Talk tough with Turkey

As Ankara slides towards Islamic authoritarianism, Israel must take measures to remove its former ally’s masks.

By
July 20, 2011 22:07
4 minute read.
Tayyip Erdogan, Turkey's prime minister

Tayyip Erdogan 311. (photo credit: REUTERS/Murad Sezer)

The Turkish demand for an Israeli apology over last year’s flotilla incident is not reasonable.

Even a UN investigation (the Palmer Committee) dealing with the issue has apparently concluded that Israel’s actions were perfectly legal – much to Turkey’s chagrin. Moreover, the Turks on the ship were provocateurs, members of a terrorist organization, and violently resisted a legal attempt to take over the ship. As a matter of fact, Jerusalem deserves an apology and compensation.

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Yet justice is not always triumphant and/or relevant in international relations. Indeed, Defense Minister Ehud Barak is reportedly willing to bow to Turkish demands, not because justice is on the Turkish side, but because he thinks that only an apology can repair Israeli-Turkish relations.

While good relations with Turkey are indeed quite valuable, the deterioration in relations is not due to Israeli actions in the Arab-Israeli arena or elsewhere, but to a major reorientation in Turkish foreign policy under the ruling Islamist AKP party.

The recent electoral victory of the AKP will only hasten the abandonment of the traditional Kemalist foreign policy, with its pro-Western orientation and reluctance to be drawn into Middle East politics. In contrast, AKP-led Turkey is purposefully distancing itself from the West, wants to improve relations with its Muslim neighbors, and entertains ambitions to lead the Muslim world.

Moreover, Ankara has aligned itself with radical Islamist forces in the Middle East, siding with Iran, the Muslim Brotherhood in Egypt, Hamas in Gaza, and Hezbollah in Lebanon.

Within this framework, good relations with Israel are a burden.

Indeed, Israel-bashing has become a tool with which to overcome the historic suspicions of Arabs and Shi’ites toward the Sunni Turks. So Turkey’s Prime Minister, Recep Tayyip Erdogan, hardly lets a week pass without disparaging Israel and/or the Jews, which undoubtedly suits the anti-Israeli and anti- Semitic sentiments so prevalent in the Muslim world.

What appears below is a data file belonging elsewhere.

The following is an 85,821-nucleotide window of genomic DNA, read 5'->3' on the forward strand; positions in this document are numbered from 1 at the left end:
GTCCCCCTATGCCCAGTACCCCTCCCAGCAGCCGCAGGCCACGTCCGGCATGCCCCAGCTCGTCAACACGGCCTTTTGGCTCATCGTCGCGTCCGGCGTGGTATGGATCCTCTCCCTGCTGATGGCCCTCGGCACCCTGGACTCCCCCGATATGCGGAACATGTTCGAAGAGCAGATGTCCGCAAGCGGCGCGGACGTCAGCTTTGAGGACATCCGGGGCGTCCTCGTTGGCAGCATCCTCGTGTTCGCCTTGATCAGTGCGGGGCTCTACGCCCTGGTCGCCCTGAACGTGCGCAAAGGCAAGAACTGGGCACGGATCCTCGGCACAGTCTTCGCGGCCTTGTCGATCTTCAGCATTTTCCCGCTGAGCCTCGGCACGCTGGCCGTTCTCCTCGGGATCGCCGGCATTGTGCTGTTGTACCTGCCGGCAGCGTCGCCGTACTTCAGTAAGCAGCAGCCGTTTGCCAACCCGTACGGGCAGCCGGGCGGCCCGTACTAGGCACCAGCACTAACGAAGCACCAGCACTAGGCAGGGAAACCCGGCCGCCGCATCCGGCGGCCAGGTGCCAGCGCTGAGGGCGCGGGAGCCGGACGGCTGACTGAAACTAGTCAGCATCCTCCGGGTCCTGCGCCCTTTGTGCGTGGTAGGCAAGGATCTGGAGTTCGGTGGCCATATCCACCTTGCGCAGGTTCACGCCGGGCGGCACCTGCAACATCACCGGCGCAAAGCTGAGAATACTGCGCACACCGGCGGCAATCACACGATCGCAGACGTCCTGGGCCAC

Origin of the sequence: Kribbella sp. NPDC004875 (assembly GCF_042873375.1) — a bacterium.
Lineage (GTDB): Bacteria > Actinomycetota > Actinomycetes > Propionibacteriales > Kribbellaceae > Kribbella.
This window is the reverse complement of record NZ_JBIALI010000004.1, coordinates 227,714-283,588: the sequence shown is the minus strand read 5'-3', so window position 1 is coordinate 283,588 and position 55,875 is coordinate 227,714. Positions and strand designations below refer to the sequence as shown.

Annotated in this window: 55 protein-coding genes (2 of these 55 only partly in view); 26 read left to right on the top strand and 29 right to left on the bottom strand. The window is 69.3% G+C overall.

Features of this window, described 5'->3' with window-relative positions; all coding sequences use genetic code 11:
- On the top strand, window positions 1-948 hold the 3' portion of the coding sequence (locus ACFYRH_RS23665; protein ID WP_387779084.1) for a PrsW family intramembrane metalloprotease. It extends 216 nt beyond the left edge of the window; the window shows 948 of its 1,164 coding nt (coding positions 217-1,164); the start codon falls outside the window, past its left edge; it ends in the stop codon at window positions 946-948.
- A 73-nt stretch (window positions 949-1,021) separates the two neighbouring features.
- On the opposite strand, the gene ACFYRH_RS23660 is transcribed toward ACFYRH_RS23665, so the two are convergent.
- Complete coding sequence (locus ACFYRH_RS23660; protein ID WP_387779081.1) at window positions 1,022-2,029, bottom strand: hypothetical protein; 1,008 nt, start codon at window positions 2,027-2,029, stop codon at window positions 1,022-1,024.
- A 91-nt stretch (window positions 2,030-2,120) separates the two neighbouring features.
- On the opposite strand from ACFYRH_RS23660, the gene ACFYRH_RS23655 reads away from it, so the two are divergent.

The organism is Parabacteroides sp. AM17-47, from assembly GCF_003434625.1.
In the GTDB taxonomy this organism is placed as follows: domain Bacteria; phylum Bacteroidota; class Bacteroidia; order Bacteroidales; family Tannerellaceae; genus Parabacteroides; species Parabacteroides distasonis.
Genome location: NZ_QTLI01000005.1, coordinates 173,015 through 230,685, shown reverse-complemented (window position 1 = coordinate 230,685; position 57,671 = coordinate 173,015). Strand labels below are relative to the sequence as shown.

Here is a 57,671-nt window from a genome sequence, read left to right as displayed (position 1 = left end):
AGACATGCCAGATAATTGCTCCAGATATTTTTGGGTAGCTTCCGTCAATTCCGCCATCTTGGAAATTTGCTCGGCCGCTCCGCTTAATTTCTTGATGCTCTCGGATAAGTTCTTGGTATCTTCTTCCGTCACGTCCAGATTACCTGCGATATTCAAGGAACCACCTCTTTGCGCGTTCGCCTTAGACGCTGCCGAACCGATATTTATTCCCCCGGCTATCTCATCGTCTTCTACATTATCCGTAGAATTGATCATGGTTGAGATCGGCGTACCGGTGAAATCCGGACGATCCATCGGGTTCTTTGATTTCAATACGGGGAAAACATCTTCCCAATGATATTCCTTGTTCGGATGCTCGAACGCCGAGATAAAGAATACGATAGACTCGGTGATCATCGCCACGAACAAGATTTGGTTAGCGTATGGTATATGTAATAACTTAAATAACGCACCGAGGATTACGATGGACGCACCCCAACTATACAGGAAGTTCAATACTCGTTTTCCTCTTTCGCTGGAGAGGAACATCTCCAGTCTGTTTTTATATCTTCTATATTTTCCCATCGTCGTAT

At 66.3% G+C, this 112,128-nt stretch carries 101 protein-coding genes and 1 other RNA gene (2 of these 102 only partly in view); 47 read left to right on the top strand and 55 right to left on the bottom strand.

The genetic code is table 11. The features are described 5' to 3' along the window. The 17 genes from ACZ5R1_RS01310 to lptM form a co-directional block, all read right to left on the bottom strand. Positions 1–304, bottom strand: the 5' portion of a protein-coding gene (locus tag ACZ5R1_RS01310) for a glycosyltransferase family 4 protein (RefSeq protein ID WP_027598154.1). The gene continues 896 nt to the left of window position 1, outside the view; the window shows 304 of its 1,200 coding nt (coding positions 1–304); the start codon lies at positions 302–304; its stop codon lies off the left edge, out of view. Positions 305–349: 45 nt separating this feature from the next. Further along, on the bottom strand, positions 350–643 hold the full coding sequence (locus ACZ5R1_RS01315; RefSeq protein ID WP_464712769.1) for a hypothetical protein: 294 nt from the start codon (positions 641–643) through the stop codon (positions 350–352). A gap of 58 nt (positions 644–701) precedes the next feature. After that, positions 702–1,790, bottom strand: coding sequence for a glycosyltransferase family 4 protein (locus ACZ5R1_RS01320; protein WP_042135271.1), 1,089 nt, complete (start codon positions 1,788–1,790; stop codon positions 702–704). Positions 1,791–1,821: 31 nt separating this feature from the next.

AN UNJUSTIFIED Israeli apology will not repair relations, as Turkey is no longer interested in a strategic partnership.

Moreover, such an apology will only be used to humiliate the Jewish state and strengthen the posturing of the Turkish premier as a champion against Israel. Israel’s reluctance to enter a duel of words with Erdogan is construed as weakness, and only invites additional diatribes.

The new Turkish leadership is taking advantage of the weakness displayed by the Obama administration through rejecting American regional preferences, and in the attempt to weaken its ally Israel. Furthermore, tensions between Jerusalem and Washington lead the Turks to believe they can get away with a strong anti- Israeli posture.

Unfortunately, as long as the AKP stays in power, Israel should shy away from security and intelligence cooperation; the current Turkish government cannot be trusted with Israel’s secrets. After all, they may be transferred to Tehran the next day.

Similarly, Israel should not be fooled by the emerging competition between Iran and Turkey – two historic rivals – as the pro-Iranian Assad regime in Syria is challenged from within by forces (partly Islamist) supported by Turkey. Even if Syria remains a bone of contention between Iran and Turkey, the two countries still have many areas of cooperation, such as opposing Kurdish nationalism, dividing spheres of influence in Iraq, aiding Muslim Brotherhood elements in the Arab world, weakening a regional rival such as Israel, and a preference for an inactive US.

Israel should do more to present its case to the Turkish public. Large swaths of Turkey dislike the Islamist tendencies of its government. The reservoirs of sympathy for Israel among the educated, the business elites and the military should not be underestimated even though they are all without much political influence at the present. Crucially, while infringements on freedom of the press have been spreading, anti-AKP voices are still heard from outside.

Furthermore, Israel should stop trying to avoid exacting a price from a hostile Turkey. Turkey should no longer enjoy the “moderate Islam” label as its policies increasingly deviate from the West on an increasing number of issues. Small Israel can contribute to the removal of the “moderate Islam” mask Turkey is wearing and point out that it has become a Trojan Horse in NATO.

Israel has often sided with Turkish interests in Washington. This must stop.

TURKEY’S DEMOCRATIC credentials need to be scrutinized The direction of Turkish politics is worrisome, as freedom of press is curtailed, as the independence of the judiciary is threatened, and as Erdogan attempts to build a centralized presidential system to suit his ambitions. As a matter of fact, Turkey is moving into greater authoritarianism as it gets closer to the Middle East.

Israel should not allow Erdogan to bully it. Our leverage in Ankara is limited, but we can fight back – and have nothing to gain from an increasingly authoritarian and Islamist Turkey.

The writer is Professor of Political Studies at Bar-Ilan University and director of the Begin-Sadat Center for Strategic Studies.


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